Some say that 2016 has been a lackluster year for horror, but I beg to differ. With stories about things like a vegetarian becoming a cannibal, a zombie virus outbreak that occurs within the confines of a moving vehicle, and an autopsy case that can’t be solved, it seems apparent that not only is this a rich year for the horror genre, but a very inventive and original one, as well. Some of these titles might be a bit less mainstream than others, but every film is worth taking a chance on. It’s been a great year for the genre, one just has to know where to look.
There’s been a lot of horror movies this year about major life threatening events bringing a parent and their child closer together. Maybe it’s because being a parent is the scariest thing in the world. It’s hard enough taking care of yourself, but when you’re responsible for the well being of another fragile tiny human, suddenly every little exterior threat becomes that much more menacing, because there’s only so much that a parent can control. There’s only so much they can protect their child from. That’s why when Seok Woo takes his daughter Soo-an aboard the train to Busan, and it becomes riddled with infected, flesh eating zombies, his terror overtakes his usual selfish tendency to put himself first, and he becomes the hero that his little girl has always deserved. The cinematic horror universe is so overrun with zombie movies that when news of a new one arrives, it brings about more of a groan than a shriek of joy. However, in a world of cliché copycats, Sang-ho Yeon’s Train to Busan somehow manages to make a refreshingly emotional and grounded take on the worn out sub genre.
Here’s one that snuck up on me. Admittedly, I was late to the game with Eyes of My Mother. I’d heard from friends that it was a terrific film, that it was moving and had some powerful things to say about family and death, but no one told me how twisted Nicolas Pesce’s first foray into film actually is. No one mentioned the eye gouging or the dug up corpses that would’ve enticed me to run to the nearest theater with a little more zest, or tried to see it with a little more persistence. Undoubtedly, this beautifully shot southern gothic horror story is visually stimulating enough to be worthy of your time, but the gratuitous violence and torture that becomes normalized when we see through the eyes of a traumatized little girl is what really makes this movie worth checking out.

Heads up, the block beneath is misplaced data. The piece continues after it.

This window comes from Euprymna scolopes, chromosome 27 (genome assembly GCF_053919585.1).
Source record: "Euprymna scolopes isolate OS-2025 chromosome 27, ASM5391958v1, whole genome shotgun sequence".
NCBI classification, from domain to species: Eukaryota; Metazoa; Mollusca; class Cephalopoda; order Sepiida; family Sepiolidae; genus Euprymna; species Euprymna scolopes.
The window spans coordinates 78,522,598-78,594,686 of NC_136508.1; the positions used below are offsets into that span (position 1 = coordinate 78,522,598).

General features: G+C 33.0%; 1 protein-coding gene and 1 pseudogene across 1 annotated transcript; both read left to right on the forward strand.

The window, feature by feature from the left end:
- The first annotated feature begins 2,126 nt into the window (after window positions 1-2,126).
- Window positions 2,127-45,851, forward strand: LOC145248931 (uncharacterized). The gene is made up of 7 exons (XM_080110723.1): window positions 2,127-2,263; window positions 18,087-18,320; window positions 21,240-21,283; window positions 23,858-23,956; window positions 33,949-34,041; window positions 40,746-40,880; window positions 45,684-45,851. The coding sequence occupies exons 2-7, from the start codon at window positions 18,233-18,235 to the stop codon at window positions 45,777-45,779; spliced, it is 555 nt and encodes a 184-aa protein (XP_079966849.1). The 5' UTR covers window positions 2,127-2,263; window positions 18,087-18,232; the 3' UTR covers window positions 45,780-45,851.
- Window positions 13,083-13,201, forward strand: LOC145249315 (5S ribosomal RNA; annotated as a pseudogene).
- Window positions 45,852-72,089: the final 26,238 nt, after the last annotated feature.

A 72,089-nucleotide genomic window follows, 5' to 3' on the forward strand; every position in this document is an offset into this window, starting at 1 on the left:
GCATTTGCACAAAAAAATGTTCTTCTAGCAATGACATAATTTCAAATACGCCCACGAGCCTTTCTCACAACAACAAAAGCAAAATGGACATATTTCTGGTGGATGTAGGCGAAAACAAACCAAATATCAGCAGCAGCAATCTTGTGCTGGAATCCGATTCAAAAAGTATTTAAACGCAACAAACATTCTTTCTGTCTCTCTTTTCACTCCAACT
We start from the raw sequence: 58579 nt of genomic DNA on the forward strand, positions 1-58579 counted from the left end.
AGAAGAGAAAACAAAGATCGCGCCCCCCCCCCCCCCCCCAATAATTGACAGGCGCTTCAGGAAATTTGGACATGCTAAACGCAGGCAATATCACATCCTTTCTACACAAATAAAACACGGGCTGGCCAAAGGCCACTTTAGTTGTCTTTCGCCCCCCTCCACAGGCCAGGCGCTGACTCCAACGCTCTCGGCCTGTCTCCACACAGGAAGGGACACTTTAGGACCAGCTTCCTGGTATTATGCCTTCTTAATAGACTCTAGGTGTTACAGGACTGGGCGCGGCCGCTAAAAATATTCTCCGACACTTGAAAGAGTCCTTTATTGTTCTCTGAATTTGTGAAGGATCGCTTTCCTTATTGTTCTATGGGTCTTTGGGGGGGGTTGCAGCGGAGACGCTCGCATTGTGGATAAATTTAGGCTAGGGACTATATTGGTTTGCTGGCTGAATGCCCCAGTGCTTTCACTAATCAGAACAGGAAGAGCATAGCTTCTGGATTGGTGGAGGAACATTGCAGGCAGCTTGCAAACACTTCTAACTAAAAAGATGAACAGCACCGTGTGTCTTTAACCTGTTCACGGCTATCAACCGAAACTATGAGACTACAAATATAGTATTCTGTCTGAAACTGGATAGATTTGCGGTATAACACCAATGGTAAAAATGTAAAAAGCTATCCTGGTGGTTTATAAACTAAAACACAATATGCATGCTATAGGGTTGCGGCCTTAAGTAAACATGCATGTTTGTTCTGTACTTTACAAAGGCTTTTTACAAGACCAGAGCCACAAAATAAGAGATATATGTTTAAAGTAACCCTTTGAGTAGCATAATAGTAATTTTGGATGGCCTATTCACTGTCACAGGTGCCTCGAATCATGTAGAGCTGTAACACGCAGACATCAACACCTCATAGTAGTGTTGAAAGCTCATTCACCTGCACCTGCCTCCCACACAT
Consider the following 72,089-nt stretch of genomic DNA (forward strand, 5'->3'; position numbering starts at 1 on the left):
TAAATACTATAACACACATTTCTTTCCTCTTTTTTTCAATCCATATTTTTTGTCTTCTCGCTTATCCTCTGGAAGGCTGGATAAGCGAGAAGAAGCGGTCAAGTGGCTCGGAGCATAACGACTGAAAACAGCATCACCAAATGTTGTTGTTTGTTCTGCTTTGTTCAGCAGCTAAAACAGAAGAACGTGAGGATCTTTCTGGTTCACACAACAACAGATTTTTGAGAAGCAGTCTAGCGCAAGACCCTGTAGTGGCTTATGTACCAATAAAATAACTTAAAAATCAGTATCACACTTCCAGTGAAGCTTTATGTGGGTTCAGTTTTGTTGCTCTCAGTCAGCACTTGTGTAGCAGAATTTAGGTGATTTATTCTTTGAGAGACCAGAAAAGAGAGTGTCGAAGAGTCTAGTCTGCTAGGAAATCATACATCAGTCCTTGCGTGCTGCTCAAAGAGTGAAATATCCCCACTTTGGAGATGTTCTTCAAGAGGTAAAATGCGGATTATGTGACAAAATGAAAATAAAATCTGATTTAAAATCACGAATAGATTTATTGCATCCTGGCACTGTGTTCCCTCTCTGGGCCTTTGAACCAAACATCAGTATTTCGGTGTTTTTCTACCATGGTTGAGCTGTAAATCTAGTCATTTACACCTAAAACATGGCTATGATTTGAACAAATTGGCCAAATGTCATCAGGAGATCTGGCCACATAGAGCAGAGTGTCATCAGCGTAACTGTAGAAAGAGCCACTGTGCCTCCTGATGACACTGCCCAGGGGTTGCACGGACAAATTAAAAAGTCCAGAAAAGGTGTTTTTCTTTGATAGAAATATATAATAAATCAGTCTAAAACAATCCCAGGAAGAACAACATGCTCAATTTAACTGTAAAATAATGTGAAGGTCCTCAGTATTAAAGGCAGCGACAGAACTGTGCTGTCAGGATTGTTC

Stuck within the confines of a war-torn Tehran during the 1980s, Shideh and her daughter Dorsa are left to fend for themselves when the man of the house is called off to join the fight. Their problems are challenging to begin with – rampant sexism, bombs going off sporadically in the streets, neighbors fleeing the city – but it’s not long before things get much, much worse. A djinn begins haunting their home with the taped up windows, speaking riddles to sweet naïve Dorsa, and playing with Shideh’s sense of sanity. Is it possible that Shideh is simply going mad with the threat of war daily pounding on the door, or is there actually an evil and all powerful entity living within the walls of their trenchlike home? And, if there really is an ancient maleficent spirit fixated on these two, can they ever truly escape it? Under the Shadow sets out to explore these questions, and does so with a confident kind of intuition that’s fairly rare in first time directors. Babak Anvari has crafted a smart and suspenseful little feature film debut, and it will be exciting to see what he churns out next.
Framed and wrongfully convicted, Adrian knows he’s been set up the minute he wakes up next to the body of his dead lover with police pounding on the door. Adrian swears there was someone else in the room with him, but is still exposed as a murderer to the world, and exposed as a cheater to his loving wife. Determined to clear his name, he hires the best lawyer in the business – but she comes at a price. In order to help him in court, Ms. Virginia Goodman needs Adrian to tell her the complete, totally honest truth about what happened to him. Things he’d never tell a soul. As the clock counts down and the secrets spill out, one thing becomes clear: Adrian may not be a vengeful murderer, but he is by no means innocent. Evocative and tension-fueled from start to finish, The Invisible Guest is a thrilling tale of deceit and redemption that’s so full of twists and turns that it keeps the viewer guessing until the bitter end. This one isn’t to be missed.
When a wandering brother and sister find sanctuary from the woes of the current post apocalyptic world inside of an old, tattered apartment complex, they find that they might have accidentally stumbled into the lair of the devil himself. Lousy with hooch, mumbling incoherently, and hell-bent on covering every inch of his place with oddly shaped cardboard boxes, the man in the apartment seems to have grown a bit mad with isolation. However, he seems to possess a strange alluring aura that reels his new friends in and easily persuades them to do his bidding. Soon, he starts to coax his new companions with intoxicating speeches, and talks them into participating in taboo activities, which only become more disturbing as the film chugs along. It’s not long before he transforms these good kids into heathens just as devious as he. Grotesque, upsetting, and shockingly provocative, We Are the Flesh is certainly memorable, but it’s also much more than that. With a surprisingly insightful commentary on the laws of right and wrong, and visually gripping aesthetics that inevitably take on a deeper metaphorical meaning, it’s a movie that everyone should be checking out – that is, of course, if they can stomach it.